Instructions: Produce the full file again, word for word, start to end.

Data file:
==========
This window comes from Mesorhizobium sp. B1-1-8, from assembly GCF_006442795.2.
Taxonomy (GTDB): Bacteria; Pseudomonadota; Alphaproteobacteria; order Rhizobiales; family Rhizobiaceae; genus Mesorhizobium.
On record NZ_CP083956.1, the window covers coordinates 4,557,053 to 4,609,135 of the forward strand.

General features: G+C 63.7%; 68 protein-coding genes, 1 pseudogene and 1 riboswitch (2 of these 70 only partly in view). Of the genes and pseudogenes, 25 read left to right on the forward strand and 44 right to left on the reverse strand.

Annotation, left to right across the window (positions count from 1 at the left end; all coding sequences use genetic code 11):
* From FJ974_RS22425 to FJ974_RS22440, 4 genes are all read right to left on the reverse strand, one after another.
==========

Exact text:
This window comes from Mesorhizobium sp. B1-1-8, from assembly GCF_006442795.2.
Taxonomy (GTDB): Bacteria; Pseudomonadota; Alphaproteobacteria; order Rhizobiales; family Rhizobiaceae; genus Mesorhizobium.
On record NZ_CP083956.1, the window covers coordinates 4,557,053 to 4,609,135 of the forward strand.

General features: G+C 63.7%; 68 protein-coding genes, 1 pseudogene and 1 riboswitch (2 of these 70 only partly in view). Of the genes and pseudogenes, 25 read left to right on the forward strand and 44 right to left on the reverse strand.

Annotation, left to right across the window (positions count from 1 at the left end; all coding sequences use genetic code 11):
* From FJ974_RS22425 to FJ974_RS22440, 4 genes are all read right to left on the reverse strand, one after another.